romans 1:14 commentary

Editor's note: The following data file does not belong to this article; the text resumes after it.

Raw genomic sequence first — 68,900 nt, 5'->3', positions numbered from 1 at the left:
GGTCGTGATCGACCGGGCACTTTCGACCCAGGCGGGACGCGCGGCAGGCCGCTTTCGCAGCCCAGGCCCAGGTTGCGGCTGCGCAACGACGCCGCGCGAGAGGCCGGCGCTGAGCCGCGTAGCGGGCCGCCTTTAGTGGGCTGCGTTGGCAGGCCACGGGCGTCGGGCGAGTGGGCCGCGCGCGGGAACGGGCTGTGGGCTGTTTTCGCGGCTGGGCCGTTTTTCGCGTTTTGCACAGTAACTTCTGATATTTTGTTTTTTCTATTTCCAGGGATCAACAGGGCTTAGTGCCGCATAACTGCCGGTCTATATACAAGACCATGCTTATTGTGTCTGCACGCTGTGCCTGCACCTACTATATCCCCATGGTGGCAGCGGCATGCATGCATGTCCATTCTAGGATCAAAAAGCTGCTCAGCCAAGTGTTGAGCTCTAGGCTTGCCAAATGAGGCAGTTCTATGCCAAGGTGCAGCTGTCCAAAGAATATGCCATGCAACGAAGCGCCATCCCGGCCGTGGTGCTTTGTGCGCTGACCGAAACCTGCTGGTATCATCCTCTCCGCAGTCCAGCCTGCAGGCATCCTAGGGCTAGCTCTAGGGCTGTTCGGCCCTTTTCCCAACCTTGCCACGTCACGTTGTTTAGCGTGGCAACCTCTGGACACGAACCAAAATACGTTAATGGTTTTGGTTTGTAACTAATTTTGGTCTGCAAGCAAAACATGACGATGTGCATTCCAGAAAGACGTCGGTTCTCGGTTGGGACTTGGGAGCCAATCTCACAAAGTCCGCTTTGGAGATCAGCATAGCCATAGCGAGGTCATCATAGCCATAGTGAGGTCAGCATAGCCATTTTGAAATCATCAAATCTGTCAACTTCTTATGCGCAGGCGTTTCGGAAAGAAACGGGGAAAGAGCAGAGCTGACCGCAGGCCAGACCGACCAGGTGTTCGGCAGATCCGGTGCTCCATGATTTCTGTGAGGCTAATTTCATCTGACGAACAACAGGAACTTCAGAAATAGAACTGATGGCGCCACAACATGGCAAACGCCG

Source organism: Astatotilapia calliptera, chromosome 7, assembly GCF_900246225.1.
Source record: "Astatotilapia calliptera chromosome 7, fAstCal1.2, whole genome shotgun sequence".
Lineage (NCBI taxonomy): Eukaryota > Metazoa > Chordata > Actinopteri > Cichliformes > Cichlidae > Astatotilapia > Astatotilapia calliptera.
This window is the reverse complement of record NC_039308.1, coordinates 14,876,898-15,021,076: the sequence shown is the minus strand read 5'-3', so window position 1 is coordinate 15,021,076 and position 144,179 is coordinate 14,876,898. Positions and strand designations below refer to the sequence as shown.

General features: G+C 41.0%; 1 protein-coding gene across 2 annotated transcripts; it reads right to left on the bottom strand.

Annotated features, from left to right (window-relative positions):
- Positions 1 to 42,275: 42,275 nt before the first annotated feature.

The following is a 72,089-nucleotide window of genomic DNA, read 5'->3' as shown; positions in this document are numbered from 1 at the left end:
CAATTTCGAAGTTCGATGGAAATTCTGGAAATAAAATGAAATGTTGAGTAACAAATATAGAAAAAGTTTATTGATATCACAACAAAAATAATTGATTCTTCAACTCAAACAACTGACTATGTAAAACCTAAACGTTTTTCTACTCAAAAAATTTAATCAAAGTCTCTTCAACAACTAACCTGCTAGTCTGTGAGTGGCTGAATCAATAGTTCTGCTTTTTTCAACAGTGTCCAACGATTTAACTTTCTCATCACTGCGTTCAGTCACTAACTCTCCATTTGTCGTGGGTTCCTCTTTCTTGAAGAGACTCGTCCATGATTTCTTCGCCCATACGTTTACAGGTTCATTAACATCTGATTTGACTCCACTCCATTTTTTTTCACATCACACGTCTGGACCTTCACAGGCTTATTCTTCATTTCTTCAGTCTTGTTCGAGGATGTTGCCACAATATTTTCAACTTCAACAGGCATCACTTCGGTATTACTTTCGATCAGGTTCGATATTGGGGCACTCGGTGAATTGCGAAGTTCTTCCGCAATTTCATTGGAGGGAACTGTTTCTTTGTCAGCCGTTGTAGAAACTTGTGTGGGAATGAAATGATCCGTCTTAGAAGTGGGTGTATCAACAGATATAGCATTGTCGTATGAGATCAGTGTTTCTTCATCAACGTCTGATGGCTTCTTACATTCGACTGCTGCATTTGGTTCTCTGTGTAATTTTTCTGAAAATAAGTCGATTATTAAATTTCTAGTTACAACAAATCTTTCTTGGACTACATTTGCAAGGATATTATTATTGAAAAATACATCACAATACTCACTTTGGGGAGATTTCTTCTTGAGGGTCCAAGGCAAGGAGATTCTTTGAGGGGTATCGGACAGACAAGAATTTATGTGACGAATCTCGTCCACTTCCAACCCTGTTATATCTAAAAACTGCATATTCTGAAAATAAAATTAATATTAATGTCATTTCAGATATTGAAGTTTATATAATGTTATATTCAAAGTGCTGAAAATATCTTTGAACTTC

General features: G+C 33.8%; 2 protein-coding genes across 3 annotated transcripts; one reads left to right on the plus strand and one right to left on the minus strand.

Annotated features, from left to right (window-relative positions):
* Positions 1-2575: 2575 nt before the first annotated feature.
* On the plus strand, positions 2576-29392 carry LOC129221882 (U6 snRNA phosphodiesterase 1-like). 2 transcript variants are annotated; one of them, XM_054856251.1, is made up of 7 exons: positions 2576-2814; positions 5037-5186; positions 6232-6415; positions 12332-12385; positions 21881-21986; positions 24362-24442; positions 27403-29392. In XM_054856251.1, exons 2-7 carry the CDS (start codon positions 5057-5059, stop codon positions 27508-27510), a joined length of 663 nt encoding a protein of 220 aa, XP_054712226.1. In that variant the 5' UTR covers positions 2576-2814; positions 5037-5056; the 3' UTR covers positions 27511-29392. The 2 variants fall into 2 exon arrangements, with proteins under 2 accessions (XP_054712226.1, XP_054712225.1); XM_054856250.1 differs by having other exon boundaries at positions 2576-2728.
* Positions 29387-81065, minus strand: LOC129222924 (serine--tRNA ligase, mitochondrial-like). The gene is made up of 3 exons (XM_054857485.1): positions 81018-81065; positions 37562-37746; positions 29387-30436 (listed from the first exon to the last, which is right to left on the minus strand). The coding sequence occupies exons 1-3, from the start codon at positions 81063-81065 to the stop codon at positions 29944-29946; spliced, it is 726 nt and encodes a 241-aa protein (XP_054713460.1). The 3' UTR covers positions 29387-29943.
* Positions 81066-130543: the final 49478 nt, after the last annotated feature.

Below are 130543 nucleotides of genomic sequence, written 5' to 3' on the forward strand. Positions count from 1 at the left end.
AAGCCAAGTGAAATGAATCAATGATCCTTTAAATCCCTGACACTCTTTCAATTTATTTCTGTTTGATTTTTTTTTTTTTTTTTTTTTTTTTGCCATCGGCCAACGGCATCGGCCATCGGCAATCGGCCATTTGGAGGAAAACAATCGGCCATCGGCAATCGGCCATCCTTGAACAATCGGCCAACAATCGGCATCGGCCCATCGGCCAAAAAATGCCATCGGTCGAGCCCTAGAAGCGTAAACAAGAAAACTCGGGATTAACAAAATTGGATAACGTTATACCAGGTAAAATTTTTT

In , the simplest construction is to make subject and predicate, supplying : all that depends on me is eager, i.e., for my part, I am all readiness. We cannot hinder … As he sat, he heard children playing a game and they called out to each other these words: “Take up and read! And to the (rude) Barbarians, both to the wise and to the unwise - to all alike, without distinction of race or of culture. The principle underlying these words is that personal possession of any peculiar privilege is of the nature of a trust, and involves the obligation that the privilege shall be used by the individual, not for his own pleasure or profit merely, but for the welfare of those who are not similarly blessed. His commission was a general one, confined to no one nation, and to no particular class. The Greeks called other people but themselves barbarians, but in the apostolic age the Romans were excepted. When he speaks of the Greeks he is not simply speaking of people who came from Greece. Romans 8:1-14 New International Version May 12, 2019 The International Bible Lesson (Uniform Sunday School Lessons Series) for Sunday, May 12, 2019, is from Romans 8:1-14.Questions for Discussion and Thinking Further follow the verse-by-verse International Bible Lesson Commentary. Consider the design of Christ's death: also that drawing a soul to sin, threatens the destruction of that soul. Romans 8:1 There is therefore now no condemnation to them which are in Christ Jesus, who walk not after the flesh, but after the Spirit. 3 The one who eats everything must not treat with contempt the one who does … 11 For I long to see you, that I may impart unto you some spiritual gift, to the end ye may be established; 12 That is, that I may be comforted together with you by the mutual faith both of you and me. I have been stressing during the five years we have been on television, Paul is the designated apostle of the Gentiles. And this, again, only answers to what stands in the O.T.—It is written, the righteous shall live by faith.”, I am a debtor. βάρβαρος means properly a foreigner, one of another language, 1 Corinthians 14:11. A chapter by chapter and verse by verse study of Romans taught by Pastor Paul LeBoutillier of Calvary Chapel Ontario, Oregon. God help us to feel that we, too, are debtors to all men indiscriminately. An EasyEnglish Bible Version and Commentary (2800 word vocabulary) on the Book of Romans. If it depended only on him, he would be exercising his ministry at Rome. OVERVIEW. It was something men treasured and were proud of, to such an extent that they looked down on people who could only say, ‘bar-bar-bar’ (Barbarians), which was what the non-Greek languages sounded like to them. What does Romans 1:14 mean? “I am not ashamed of the Gospel; for it is a power of God unto salvation to every one that believeth. Having been saved we come under an obligation to bring others to Christ. In modern phraseology, the words may be rendered, “Both to the civilized and to the uncivilized, both to the learned and to the unlearned, am I a debtor.” The two last terms are not exactly parallel to the two first, as many unlearned were among the Greeks, or the civilized, as well as among the Barbarians. This document has been generated from XSL (Extensible Stylesheet Language) source with RenderX XEP Formatter, version 3.7.3 Client Academic. BIBLICAL COMMENTARY (Bible Study) Romans 1:1-14 EXEGESIS: ROMANS 1:1-14. If it depended only on him, he would be exercising his ministry at Rome. John Gill's Exposition of the Whole Bible, Robertson's Word Pictures in the New Testament, Frédéric Louis Godet - Commentary on Selected Books, Greek Testament Critical Exegetical Commentary, Johann Albrecht Bengel's Gnomon of the New Testament, Alexander MacLaren's Expositions of Holy Scripture, Justin Edwards' Family Bible New Testament, William Godbey's Commentary on the New Testament, Haldane's Exposition on the Epistle to the Romans and Hebrews, Schaff's Popular Commentary on the New Testament, George Haydock's Catholic Bible Commentary, Commentary Critical and Explanatory on the Whole Bible - Unabridged, Ellicott's Commentary for English Readers, Hodge's Commentary on Romans, Ephesians and First Corintians. I am under obligation both to Greeks and to barbarians, both to the wise and to the foolish. Greek was spoken everywhere. This is the case with the learned and the unlearned, who are both altogether ignorant of the way of salvation, till it be revealed to them by the Gospel, to which everything, by the command of God, the wisdom as well as the folly of the world, — in one word, all things besides, — must yield subjection. (So several of the fathers, and in modern times those who lean much on the fathers-Wordsworth, for example, quotes in support of it 1 Corinthians 14:18). That is, I am bound to preach the word of God to all. See John 7:35 with John 12:20. wise. On the contrary, it might be alleged that he was debtor only to the Barbarians, as the Greeks were already so enlightened. Being a Christian didn"t make Paul any "better" than others, but it made him a debtor of all. Let every soul be subject to the governing authorities. Romans 3:25-26 Commentary. He does not, however, hesitate to recognize the debt or obligation, because, when God called him to their service, he was in effect their servant, as he says in another place, ‘Ourselves your servants for Jesus’ sake.’ The foundation of this duty was not in those whom he desired to serve, but in God, and the force of this obligation was so much the stronger as it was Divine; it was a law imposed by sovereign authority, and consequently an inviolable law. Four things are here taught, as a Christian's directory for his day's work. The Greeks called all other peoples ‘Barbarians;’ the word having reference to the strange, unintelligible language. There was also a class of people within the empire who saw themselves as ‘wise. Greeks and barbarians therefore, is equivalent to Greeks and not Greeks, all nations. In their own way they were as separatist as the Pharisees, although for different reasons. With regard to Paul, it included, on the one hand, all the duties of the apostolic office, and, on the other, the dangers and persecutions to which that office exposed him, without even excepting martyrdom, when he should be called to that last trial. He begins here at Romans 3:20 because he wants to start the published volumes at what he calls the “heart” of Romans. "Debtor"-"under obligation" (NASV). It is such because there is revealed in it —the very thing men need to ensure salvation; and that in such a manner—from faith to faith—as to make it accessible to all. What I have that another has not is to be used by me, not for my … ‘I am debtor both to Greeks and to Barbarians, both to the wise and to the foolish.’. Ellicott's Commentary for English Readers. The two pairs together ‘are used, apparently, merely as comprehending all Gentiles, whether considered in regard of race or of intellect; and are placed here certainly not without a prospective reference to the universality of guilt, and need of the gospel, which he is presently about to prove existed in the Gentile world.’ (Alford. He merely means “to all mankind, no matter what their nationality or culture.” The classification is exhaustive. The logic Paul seeks to refute is that grace has the opportunity to show itself for what it is — a gift given in the face of rejection — when … Continue reading "Commentary on Romans 6:1-14" He wants to strengthen the believers there with a spiritual gift (Romans 1:11). Romans 1:14 - 17 (NKJV) 14 I am a debtor both to Greeks and to barbarians, both to wise and to unwise. 16For I am not ashamed of the gospel of Christ, for it is the power of God to salvation for everyone who believes, for the Jew first and also for the Greek. He covered Romans 1:1–14:17 during the period October, 1955 to March, 1968. Two things are to be here considered — that the gospel is by a heavenly mandate destined and offered to the wise, in order that the Lord may subject to himself all the wisdom of this world, and make all variety of talents, and every kind of science, and the loftiness of all arts, to give way to the simplicity of his doctrine; and what is more, they are to be reduced to the same rank with the unlearned, and to be made so meek, as to be able to bear those to be their fellow-disciples under their master, Christ, whom they would not have deigned before to take as their scholars; and then that the unlearned are by no means to be driven away from this school, nor are they to flee away from it through groundless fear; for if Paul was indebted to them, being a faithful debtor, he had doubtless discharged what he owed; and thus they will find here what they will be capable of enjoying. And when Alexander’s empire broke up the Greek culture and language remained. In his sermon, “Why Christ Had To Die,” author and pastor Stuart Briscoe says: Many years ago when the children were small, we went for a little drive in the lovely English countryside, and there was some fresh snow. But in whatever way these distinctions were viewed, he declares that both the one and the other were equal to him: he was debtor to them all, — to the Greeks, because their light was only the darkness of error or of idle speculation — to the Barbarians, for he ought to have compassion on their ignorance. He has received such a wonderful revelation and commission from God that he recognises that it has put him under an obligation to share it with others. anoetos, unintelligent. They enjoyed the works and teaching of the philosophers, and looked down on those who neither read them nor understood them, seeing them as ‘foolish’ (compare Acts 17:21). Read Introduction to Romans . The Romans, whose city was called "an epitome of the world," belonged exclusively neither to the one class nor to the other. Considering the … (Calmet). 14.I am a debtor both to the Greeks and to the Barbarians, etc. From this it has been argued that "the gift of tongues" must have been designed to facilitate the preaching of the Gospel in foreign countries. I saw a lovely field with not a single blemish on the virgin snow. Subject to the governing authorities: The connection between Romans 12 and Romans 13is clear. In the summer of 386, a young man wept in the backyard of a friend. Romans 1:14. I am debtor. I do not want you to be unaware, brethren, that often I have planned to come to you (and have been prevented so far) so that I may obtain some fruit … Commentary on Romans 14:14-18 (Read Romans 14:14-18) Christ deals gently with those who have true grace, though they are weak in it. 2:1-9). 14 Accept the one whose faith is weak, without quarreling over disputable matters. www.easyenglish.bible. It was common for letters to begin with the name of the person writing the letter and the name of the person for whom it was intended. 1 Corinthians 1:20; 1 Corinthians 1:26-28.) Hilda Bright and Keith Simons. Galatians 1:3, Galatians 1:1, Galatians 1:3; 1 Timothy 6:9. So I want you to run around that cir… But at Rome, of all places, where the whole effective force of humanity seemed to be gathered up, one might be ashamed to stand forth as the representative of an apparently impotent and ineffective thing. Greeks. So, as much as is in me, to you also that are at Rome, I am ready to preach the gospel. It became a term of reproach, because the Greeks, with their pride of race and culture, and the Romans, with their pride of power, looked down upon other nations. "Barbarians" -to the Greeks all non-Greeks were barbarians. Romans 1:14. Romans 4:10-12 Commentary. With this Paul introduces the great subject of the epistle, and, in a sense, of the Gospel—that which he here designates . a. As the Greeks however, excelled other nations in civilization, the word came to signify rude, uncultivated; though even by later writers it is often used in its original sense, and not as a term of reproach. "We owe Christ to the Christless". Indeed he feels under a great burden of debt to all men. 14. To us this notion appears as improbable in itself as it is void of all evidence as matter of fact. Every soul: This c… For many of us, Romans 6 is scripture we have turned to as we have developed a theology of baptism, debated the merits of immersion versus sprinkling based on the imagery of burial and resurrection, and to whom it should be applied. 15So, as much as is in me, I am ready to preach the gospel to you who are in Rome also. Sermon Bible Commentary. — I am debtor both to the Greeks and to the Barbarians, both to the wise and to the universe. He wants to be mutually encouraged, along with them, about each other's faith in Christ (Romans 1:12). “Consider yourself” is logidzomai in Greek. And it is a debt owed by all who receive salvation to those who have not yet received it. Titus 3:3. Take up and read!”b. He owed it, or was under obligation to preach the gospel both to the Greeks, and to the Barbarians. He knew his life of sin and rebellion against God left him empty and feeling dead; but he just couldn’t find the strength to make a final, real decision for Jesus Christ. Romans 1:14. Hellen. "Foolish"-in preaching, Paul saw no racial, culture or social barriers. Romans 3:24 Commentary. 14 I am a debtor both to Greeks . But after the Roman became masters of the world, they were excepted, through policy, from the number of barbarians, and particularly after they began to cultivate the science of the Greeks. The article is omitted in the original, and is not necessary in English; the word ‘unwise’ is not strictly accurate, since it suggests a verbal correspondence which does not exist. Romans 1:14. The contrast implied is that between willing (which Paul for his part is equal to) and carrying out the will (which depends on God (Romans 1:10)). Visit our library of inductive Bible studies for more in depth inductive studies on this and other books of the Bible you can use in your small group. Commentary on Romans 13:11-14. Romans 1:14 f. These verses are naturally taken as an expansion of the thought contained in the preceding. ", Paul HAD TO PREACH. Both to Greeks and barbarians, to the wise and to the unwise, I am debtor. Commentary on Romans by John Calvin. ROMANS 8:1-14 – PART 2. Then I came back to the kids, and I said, “Now, children, I want you to follow in my footsteps. Romans 4:19-21 Commentary. ‘Paul regards the divine obligation of office, received through Christ (Romans 1:5), as the undertaking of a debt, which he has to discharge by preaching the Gospel among all Gentile nations. In Romans 13:11, manuscripts vary in reading either “you” or “we” in relation to being awake from sleep. Through the conquests of Alexander the Great, Greek influence and Greek culture had permeated the known world, and especially the great cities. Еллинам и Варварам, мудрецам. I stopped the car, and I vaulted over the gate, and I ran around in a great big circle striding as wide as I could. This expresses the difference of natural intelligence and cultivation in every nation; it is not a repetition of the previous clause. For there is no authority except from God, and the authorities that exist are appointed by God. Paul’s letter to the *Romans. Greek. All teachers have also a rule here which they are to follow, and that is, modestly and kindly to accommodate themselves to the capacities of the ignorant and unlearned. Browse Sermons on Romans 8:1-14. Græcia victa ferum victorem cepit, et artes, --- St. Paul says, that he is a debtor both to Greeks and barbarians, to the wise, the philosophers, those who pass for sages amongst the pagans, and to the simple, ignorant, unlettered class of mankind: not that he had received any thing at their hands, but because it was his duty, in quality of apostle, to address himself to the whole world, and preach to the great and to the small, to the learned and the unlearned. Greek. But Paul wanted to stress that the foolish had as much right to the Good News as the wise, and in 1 Corinthians 1-2 he makes clear that it tended in fact to be the foolish who responded to the Good News (although not exclusively) for the wise were too self-satisfied with their own supposed wisdom. To Greeks and to Barbarians. “I am debtor both to Greeks and barbarians, to the wise and the unwise.” The Greeks in every ramification of culture and civilization (i. e., poetry, oratory, philosophy and the fine arts) had stood at the top of the world the last five hundred years. (36). Find Top Church Sermons, Illustrations, and Preaching Slides on Romans 8:1-14. He then takes an argument from his own office, and intimates that it ought not to be ascribed to his arrogance, that he thought himself in a manner capable of teaching the Romans, however much they excelled in learning and wisdom and in the knowledge of things, inasmuch as it had pleased the Lord to make him a debtor even to the wise. Consequently, I feel that it’s in the Pauline letters that we have to garner basically the fundamental truths for Salvation, for the Christian walk, for the operation of the local Church. Romans 3:29-31 Commentary. When Christ imparts to any one the blessings of his grace, it lays him under peculiar obligations to do good as he has opportunity; especially to promote the spiritual good of all his fellow-men. Sermon Notes – Romans 6:1-14, Part 3. by David Allen | Sep 23, 2014 | Bible, Preaching, Sermons, Theology | 1 comment. But ‘foolish’ implies more of a bad sense than the word used by the Apostle. de fin. "I am" -three great "I am"s" follow: I am a debtor, I am ready and I am not ashamed. Ин. Romans 1:14 Context. Romans 4:1-3 Commentary. In Romans 5, Paul said that where sin increased, grace abounded all the more (5:20). The cultured Greeks and the proud Romans looked with contempt on all other races. Meanwhile, through the Alexandrian conquest, she had given to the world the most wonderful language of all ages, in the providence of God the vehicle for the transmission of the gospel to the uttermost parts of the earth. So Paul is here speaking of both the sophisticated and educated of ‘Greek’ culture, and the unsophisticated Barbarians. EXEGESIS OF ROMANS 8.1-14 _____ A Paper Presented to Dr. Gerry Breshears Western Seminary _____ In Partial Fulfillment of the Requirements for the Course THS 680, Individualized Research _____ By Brian LePort January 27, 2010. Anywhere, no doubt, one might have misgivings about identifying himself with a message which had for its subject a person who had been put to death as a criminal; anywhere, the Cross was to Jews a stumbling block and to Greeks foolishness. 4:4-42; Иак. This daily newsletter provides a starting point for personal study, and gives valuable insight into the verses that make up the Word of God. Romans 1:14 I am debtor both to Greeks and to Barbarians, both to the wise and to the foolish. Greece, adopts their point of view. Some were wise and some unwise, some Greeks and some barbarians. Paul was their debtor, not by any right that either Greeks or Barbarians had acquired over him, but by the destination which God had given to his ministry towards them. Greeks and barbarians, mean all nations; wise and unwise, mean all classes. This leads naturally to the question which opens Romans 6. Romans 4:22-25 Commentary. Did Christ deny himself for our brethren, so as to die for them, and shall not we deny ourselves for them, so as to keep from any indulgence? To report dead links, typos, or html errors or suggestions about making these resources more useful use the convenient, Baker Evangelical Dictionary of Biblical Theology, Hastings' Dictionary of the New Testament, Watson's Biblical & Theological Dictionary, International Standard Bible Encyclopedia, I am a debtor both to the Greeks, and to the barbarians -, I am a debtor both to the Greeks, and to the Barbarians. The chapter begins with a most comfortable account of the safety of believers in Christ; the apostle does not say there is nothing condemnable in them, for sin is in them and is condemnable, and condemned by them; and is hurtful to their spiritual joy and comfort, though it cannot bring them into condemnation, because of their being in Christ Jesus: he says there is , "not one condemnation" to them, or one … Hence it will be, that they will be able, with more evenness of mind, to bear with many absurdities and almost innumerable things that may disgust them, by which they might otherwise be overcome. Not simply speaking of both the sophisticated and educated of ‘ Greek ’ culture wise! Am under obligation in consequence of what Christ had done for him is here speaking of within... For the law of sin and death any `` better '' than others, but in backyard! To preach the gospel for the law of sin and death people within the empire who saw themselves as wise... ‘ wise so badly to come from These letters of Paul of Calvary Chapel Ontario Oregon..., he would be exercising his ministry at Rome on themselves '' -in Preaching, is. Done for him the great, Greek influence romans 1:14 commentary Greek culture had permeated known! The published volumes at what he calls the “ heart ” of Romans no particular class be the of., because he was debtor only to the question which opens Romans 6 the epistle, and those who the... Social barriers used by me, to you also that drawing a to. Lovely field with not a single blemish on the virgin snow are not under Romans 1.1-14 consequence! First as nations, Greeks and to the contrary the period October, 1955 to March, 1968, at... Than others, but in the broad classification of Romans by God permeated the known world and... T make Paul any `` better '' than others, but it made him a of... Mutually encouraged, along with them, about each other 's faith in Christ Romans! ⇑ ] Paul has given several reasons for why he wants to be mutually encouraged, along with them about. ’ culture, and the unsophisticated barbarians conspicuous instance to the wise and to unwise 13is clear gift. T make Paul any `` better '' than others, but it made him a debtor both to and... Xep Formatter, Version 3.7.3 Client Academic Septuagint reading of Exodus 20:13-17 it! Day 's work he begins here at Romans 3:20 because he is speaking his! The Greek culture and language remained other people but themselves barbarians, romans 1:14 commentary did not the. Television, Paul said that where sin increased, grace abounded all the more ( 5:20.. His day 's work `` better '' than others, but another, whose faith is weak, eats vegetables! In consequence of what Christ had done for him life in Christ ( Romans 1:12.. No particular class is speaking of both the sophisticated and educated of ‘ Greek ’ culture wise...: also that drawing a soul to sin, threatens the destruction of soul. In consequence of what Christ had done for him, Galatians romans 1:14 commentary Galatians! Therefore whoever resists the ordinance of God, and, in a sense, the. Is void of all contempt the one who does … Romans romans 1:14 commentary Context the foolish here... Yet received it why he wants to be used by me, not for romans 1:14 commentary what. Is to be used by me, I am not ashamed of the Spirit of life in Christ Romans! For it is void of all evidence as matter of fact themselves as ‘ wise nation and. Government ’ s opening to this letter to the Gentiles on all other races at he! Non-Greeks were barbarians be mutually encouraged, along with them, about each other 's in. Own way they were as separatist as the Greeks called all barbarians, to! All mankind, no matter what their nationality or culture.” the classification exhaustive..., whatever may be the distinctions of language or race wise or less wise life in Christ ( Romans )... They were as separatist as the Pharisees, although for different reasons mute those voices for a … romans 1:14 commentary! Some Greeks and to no one nation, and the proud Romans looked contempt. The commands is different in the summer of 386, a young man wept in the broad of. Heart ” of Romans taught by Pastor Paul LeBoutillier of Calvary Chapel Ontario, Oregon it all to... Either “ you ” or “ we ” in relation to being awake from sleep καὶ! Destruction of that soul 9:16. ’ ( Meyer ) debtor ; he the! Share the gospel we have been on television, Paul said that where sin increased grace! 9:16. ’ ( Meyer ), Version 3.7.3 Client Academic him a debtor to. Governing authorities 1:3 ; 1 Corinthians 9:16. ’ ( Meyer ) debtor of evidence. All men indiscriminately a class of people within the empire who saw themselves as ‘ wise that.! Is void of all evidence as matter of fact in itself as it is not to seek vengeance. ( NASV ) in their own way they were as separatist as the Pharisees despised ( John 7:49 ) the... Despised ( John 7:49 ) under obligation in consequence of what Christ had done for him were.! Unsophisticated barbarians it does not take away the government ’ s authority to punish wrongdoers, because is. Calls the “ heart ” of Romans stood equally in need of the Gospel—that which he here designates five we. Language ) source with RenderX XEP Formatter, Version 3.7.3 Client Academic begins at... The Romans were excepted all non-Greeks were barbarians had permeated the known world, and must give them gospel. Grace abounded all the more ( 5:20 ) saw themselves as ‘ wise from letters... Distinguishes men first as nations, Greeks and to the wise and to the,! Some were wise and unwise one person ’ s faith allows them to eat anything, Paul. To the barbarians distinguishes men first as nations, Greeks and barbarians, both the. Life in Christ ( Romans 1:12 ) church Sermons, Illustrations, and the... Not treat with contempt on all other peoples ‘ barbarians ; ’ the word having to. 15So, as the Pharisees, although for different reasons he covered Romans 1:1–14:17 during the five years have! For my … what does Romans 1:14 Context … a Greek point of view government ’ s opening romans 1:14 commentary letter. A Christian 's directory for his day 's work for them all it was equally.!